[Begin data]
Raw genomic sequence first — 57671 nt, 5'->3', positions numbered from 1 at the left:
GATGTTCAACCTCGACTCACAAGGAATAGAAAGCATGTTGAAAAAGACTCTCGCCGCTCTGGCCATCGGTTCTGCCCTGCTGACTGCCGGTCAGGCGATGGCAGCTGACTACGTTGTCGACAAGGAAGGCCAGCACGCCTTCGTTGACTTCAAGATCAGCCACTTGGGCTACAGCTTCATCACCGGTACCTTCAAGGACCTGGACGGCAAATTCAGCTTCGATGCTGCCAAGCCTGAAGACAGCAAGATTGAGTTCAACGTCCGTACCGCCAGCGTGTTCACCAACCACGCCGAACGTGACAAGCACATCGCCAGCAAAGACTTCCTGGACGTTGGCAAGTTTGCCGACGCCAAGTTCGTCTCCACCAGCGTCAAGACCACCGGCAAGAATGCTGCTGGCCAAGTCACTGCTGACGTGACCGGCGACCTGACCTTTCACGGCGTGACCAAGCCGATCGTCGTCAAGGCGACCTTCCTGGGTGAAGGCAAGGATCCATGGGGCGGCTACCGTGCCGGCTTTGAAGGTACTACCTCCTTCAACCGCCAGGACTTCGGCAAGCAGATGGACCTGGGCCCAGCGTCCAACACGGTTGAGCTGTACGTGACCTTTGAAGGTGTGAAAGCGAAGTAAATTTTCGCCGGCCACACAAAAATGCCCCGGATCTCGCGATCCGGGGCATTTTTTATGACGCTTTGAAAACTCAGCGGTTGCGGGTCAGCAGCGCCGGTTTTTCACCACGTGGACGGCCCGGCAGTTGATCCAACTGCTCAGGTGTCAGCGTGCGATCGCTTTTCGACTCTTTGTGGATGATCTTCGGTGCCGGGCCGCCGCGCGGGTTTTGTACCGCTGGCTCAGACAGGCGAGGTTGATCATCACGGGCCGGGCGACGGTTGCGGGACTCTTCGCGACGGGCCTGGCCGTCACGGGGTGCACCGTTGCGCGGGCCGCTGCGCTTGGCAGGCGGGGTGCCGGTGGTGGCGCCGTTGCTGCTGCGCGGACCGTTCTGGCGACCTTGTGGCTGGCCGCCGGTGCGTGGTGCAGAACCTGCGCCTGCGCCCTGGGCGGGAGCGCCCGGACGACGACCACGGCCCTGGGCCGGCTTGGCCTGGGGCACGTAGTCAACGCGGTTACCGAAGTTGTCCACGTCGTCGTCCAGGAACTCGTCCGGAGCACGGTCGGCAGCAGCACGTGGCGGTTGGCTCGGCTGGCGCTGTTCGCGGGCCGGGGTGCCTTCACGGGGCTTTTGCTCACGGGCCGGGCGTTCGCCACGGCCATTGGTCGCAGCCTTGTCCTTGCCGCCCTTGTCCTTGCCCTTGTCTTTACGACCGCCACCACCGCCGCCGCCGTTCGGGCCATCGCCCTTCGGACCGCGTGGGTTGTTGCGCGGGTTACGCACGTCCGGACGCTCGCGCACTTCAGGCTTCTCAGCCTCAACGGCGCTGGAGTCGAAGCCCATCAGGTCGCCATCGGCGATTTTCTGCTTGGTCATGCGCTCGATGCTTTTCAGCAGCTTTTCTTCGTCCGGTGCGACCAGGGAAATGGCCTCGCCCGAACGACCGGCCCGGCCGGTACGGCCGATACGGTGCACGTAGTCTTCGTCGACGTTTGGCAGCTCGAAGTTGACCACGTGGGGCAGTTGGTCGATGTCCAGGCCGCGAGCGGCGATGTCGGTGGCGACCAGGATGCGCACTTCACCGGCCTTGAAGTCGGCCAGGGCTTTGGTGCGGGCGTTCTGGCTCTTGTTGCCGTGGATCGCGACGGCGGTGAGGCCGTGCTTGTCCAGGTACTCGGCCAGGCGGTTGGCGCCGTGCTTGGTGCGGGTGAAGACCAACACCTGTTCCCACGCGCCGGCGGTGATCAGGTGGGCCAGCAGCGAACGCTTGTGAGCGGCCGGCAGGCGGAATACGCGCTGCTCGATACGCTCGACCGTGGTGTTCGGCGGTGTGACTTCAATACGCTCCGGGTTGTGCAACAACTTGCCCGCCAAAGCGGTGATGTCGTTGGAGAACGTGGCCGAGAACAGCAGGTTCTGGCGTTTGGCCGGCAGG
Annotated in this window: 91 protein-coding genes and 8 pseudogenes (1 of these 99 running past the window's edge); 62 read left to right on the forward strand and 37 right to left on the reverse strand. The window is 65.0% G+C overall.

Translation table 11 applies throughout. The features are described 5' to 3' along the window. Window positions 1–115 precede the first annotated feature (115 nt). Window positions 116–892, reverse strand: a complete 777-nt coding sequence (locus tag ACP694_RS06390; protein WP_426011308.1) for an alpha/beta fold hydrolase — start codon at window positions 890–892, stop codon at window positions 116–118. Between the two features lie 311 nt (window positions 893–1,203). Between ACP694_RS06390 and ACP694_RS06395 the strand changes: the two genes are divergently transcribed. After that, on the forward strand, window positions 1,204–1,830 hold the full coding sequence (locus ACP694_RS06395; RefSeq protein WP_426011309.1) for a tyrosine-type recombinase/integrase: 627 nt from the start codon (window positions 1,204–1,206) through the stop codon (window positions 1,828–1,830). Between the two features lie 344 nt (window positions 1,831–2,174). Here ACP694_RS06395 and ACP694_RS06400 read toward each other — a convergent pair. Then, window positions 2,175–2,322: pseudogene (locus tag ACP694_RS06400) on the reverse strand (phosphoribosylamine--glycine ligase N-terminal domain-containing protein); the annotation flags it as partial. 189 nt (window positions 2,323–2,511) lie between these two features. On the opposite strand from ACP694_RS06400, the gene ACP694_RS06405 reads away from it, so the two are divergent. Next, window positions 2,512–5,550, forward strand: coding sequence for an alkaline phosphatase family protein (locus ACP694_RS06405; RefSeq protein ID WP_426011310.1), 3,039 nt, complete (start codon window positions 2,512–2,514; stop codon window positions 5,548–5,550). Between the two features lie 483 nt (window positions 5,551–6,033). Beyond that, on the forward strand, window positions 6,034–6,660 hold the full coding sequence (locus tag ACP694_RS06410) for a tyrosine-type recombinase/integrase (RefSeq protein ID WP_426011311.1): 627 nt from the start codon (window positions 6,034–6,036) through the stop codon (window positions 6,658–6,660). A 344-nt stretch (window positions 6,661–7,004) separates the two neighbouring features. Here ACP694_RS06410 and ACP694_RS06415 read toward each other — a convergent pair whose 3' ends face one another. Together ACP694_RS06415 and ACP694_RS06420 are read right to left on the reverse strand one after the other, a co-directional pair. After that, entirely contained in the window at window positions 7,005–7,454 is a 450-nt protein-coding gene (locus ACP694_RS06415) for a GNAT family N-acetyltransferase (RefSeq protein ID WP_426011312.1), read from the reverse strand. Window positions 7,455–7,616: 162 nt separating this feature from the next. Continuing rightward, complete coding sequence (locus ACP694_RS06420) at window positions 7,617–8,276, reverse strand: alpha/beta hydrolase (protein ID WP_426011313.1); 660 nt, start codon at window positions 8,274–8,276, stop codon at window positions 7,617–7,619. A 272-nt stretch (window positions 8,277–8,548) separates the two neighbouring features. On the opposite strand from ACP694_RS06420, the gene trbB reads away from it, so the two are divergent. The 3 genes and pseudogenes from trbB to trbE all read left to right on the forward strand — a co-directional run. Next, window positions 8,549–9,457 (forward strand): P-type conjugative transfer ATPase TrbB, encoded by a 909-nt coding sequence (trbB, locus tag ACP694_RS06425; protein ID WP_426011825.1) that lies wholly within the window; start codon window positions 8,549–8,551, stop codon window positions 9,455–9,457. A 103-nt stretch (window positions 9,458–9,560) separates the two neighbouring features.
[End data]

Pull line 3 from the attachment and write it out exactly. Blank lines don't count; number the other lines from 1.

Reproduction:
Annotated in this window: 91 protein-coding genes and 8 pseudogenes (1 of these 99 running past the window's edge); 62 read left to right on the forward strand and 37 right to left on the reverse strand. The window is 65.0% G+C overall.